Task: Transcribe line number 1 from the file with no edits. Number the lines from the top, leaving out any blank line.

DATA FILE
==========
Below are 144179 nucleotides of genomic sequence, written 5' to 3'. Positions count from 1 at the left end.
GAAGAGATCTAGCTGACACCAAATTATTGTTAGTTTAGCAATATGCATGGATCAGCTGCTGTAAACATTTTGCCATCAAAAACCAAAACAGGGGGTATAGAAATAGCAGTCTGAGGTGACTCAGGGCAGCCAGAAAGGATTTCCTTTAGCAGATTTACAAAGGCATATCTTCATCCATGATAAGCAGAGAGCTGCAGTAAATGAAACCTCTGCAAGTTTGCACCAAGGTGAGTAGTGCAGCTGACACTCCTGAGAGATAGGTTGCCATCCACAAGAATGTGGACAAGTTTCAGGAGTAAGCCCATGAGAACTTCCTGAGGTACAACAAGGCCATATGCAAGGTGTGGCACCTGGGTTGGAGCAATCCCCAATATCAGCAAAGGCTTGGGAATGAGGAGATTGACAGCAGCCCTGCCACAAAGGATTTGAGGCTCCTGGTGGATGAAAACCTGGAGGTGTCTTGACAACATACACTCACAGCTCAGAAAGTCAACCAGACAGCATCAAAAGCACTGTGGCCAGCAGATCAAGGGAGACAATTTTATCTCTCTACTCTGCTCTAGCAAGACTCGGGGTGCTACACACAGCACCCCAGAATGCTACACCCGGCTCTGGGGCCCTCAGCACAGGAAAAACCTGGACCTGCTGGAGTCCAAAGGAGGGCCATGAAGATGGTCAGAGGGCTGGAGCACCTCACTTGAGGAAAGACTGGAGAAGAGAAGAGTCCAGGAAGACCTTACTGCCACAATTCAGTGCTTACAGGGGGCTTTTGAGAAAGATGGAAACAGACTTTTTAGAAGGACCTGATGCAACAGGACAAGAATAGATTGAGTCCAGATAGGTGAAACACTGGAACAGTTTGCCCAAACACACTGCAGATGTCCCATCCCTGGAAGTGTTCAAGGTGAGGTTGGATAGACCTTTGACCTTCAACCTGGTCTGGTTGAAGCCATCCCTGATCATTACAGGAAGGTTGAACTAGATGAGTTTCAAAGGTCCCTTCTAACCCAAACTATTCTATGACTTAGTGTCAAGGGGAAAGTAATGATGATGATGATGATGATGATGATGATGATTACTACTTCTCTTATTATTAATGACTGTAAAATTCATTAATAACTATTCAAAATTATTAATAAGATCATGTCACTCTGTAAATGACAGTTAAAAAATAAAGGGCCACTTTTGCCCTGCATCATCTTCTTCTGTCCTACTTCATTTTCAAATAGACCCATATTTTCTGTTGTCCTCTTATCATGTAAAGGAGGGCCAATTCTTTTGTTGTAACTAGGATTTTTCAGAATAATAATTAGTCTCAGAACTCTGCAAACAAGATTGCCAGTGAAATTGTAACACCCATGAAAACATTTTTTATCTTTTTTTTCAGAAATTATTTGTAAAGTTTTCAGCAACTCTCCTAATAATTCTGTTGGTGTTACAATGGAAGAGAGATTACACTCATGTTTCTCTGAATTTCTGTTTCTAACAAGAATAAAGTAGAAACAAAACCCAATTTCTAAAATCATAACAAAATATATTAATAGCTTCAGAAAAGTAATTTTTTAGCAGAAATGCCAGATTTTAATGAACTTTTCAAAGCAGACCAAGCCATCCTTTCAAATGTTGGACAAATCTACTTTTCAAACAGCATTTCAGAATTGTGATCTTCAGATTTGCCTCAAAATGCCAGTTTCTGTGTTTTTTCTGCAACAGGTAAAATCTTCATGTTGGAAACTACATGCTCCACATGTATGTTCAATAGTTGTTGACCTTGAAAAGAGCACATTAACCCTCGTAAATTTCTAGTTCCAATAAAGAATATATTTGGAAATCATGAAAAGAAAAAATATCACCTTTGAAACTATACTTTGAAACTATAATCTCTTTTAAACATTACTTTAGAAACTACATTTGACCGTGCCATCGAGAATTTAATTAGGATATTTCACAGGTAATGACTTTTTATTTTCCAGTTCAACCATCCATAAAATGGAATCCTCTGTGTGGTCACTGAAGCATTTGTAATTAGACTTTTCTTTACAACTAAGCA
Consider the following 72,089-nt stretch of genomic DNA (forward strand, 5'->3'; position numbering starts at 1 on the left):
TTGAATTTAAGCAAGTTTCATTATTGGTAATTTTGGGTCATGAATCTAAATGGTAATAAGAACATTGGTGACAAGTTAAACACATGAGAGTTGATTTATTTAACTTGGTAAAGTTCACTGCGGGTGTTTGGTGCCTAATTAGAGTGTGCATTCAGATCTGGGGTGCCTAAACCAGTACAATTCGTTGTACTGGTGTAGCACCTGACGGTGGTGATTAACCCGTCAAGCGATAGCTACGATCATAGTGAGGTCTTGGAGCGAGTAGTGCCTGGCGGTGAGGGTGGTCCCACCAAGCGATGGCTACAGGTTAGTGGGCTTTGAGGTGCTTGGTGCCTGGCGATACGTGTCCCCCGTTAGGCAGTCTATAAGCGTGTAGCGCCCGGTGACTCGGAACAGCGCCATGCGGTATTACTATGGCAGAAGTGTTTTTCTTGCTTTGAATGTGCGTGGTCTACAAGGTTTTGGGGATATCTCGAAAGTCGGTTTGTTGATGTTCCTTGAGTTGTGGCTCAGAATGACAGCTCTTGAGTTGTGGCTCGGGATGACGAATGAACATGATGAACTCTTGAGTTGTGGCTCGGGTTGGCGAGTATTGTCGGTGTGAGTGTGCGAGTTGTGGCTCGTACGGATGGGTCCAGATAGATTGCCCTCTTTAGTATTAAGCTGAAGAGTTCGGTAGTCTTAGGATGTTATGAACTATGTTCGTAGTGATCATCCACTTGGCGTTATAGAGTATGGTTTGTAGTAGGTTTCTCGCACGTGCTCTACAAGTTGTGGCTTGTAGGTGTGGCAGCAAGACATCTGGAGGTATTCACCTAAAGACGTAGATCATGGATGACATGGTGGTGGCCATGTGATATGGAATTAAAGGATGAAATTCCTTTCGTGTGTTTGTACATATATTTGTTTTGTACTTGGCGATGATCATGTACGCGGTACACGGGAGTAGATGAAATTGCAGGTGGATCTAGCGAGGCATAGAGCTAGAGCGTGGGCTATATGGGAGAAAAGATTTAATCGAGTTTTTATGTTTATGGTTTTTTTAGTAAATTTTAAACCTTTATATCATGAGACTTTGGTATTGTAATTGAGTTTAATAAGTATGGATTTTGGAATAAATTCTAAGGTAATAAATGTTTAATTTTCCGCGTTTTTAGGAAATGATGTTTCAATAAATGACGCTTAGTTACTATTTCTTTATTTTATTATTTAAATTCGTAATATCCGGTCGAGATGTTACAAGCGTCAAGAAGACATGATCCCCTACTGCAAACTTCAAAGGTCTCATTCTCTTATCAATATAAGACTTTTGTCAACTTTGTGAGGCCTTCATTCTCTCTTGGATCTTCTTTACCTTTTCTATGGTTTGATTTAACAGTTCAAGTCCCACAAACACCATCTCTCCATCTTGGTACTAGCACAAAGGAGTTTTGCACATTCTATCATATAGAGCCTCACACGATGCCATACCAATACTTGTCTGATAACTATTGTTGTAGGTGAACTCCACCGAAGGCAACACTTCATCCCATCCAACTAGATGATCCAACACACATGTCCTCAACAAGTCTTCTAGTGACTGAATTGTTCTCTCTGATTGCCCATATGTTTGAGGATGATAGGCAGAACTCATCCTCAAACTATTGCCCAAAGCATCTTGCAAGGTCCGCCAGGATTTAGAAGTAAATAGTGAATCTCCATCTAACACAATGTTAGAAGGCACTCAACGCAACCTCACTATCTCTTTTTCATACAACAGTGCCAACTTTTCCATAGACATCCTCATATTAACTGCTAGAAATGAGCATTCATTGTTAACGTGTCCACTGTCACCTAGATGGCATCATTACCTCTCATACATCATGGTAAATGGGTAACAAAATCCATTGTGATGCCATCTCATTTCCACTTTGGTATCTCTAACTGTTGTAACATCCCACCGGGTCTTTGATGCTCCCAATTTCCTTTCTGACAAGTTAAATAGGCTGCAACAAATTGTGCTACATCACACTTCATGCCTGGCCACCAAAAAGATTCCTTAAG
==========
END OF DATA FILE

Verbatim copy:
Below are 144179 nucleotides of genomic sequence, written 5' to 3'. Positions count from 1 at the left end.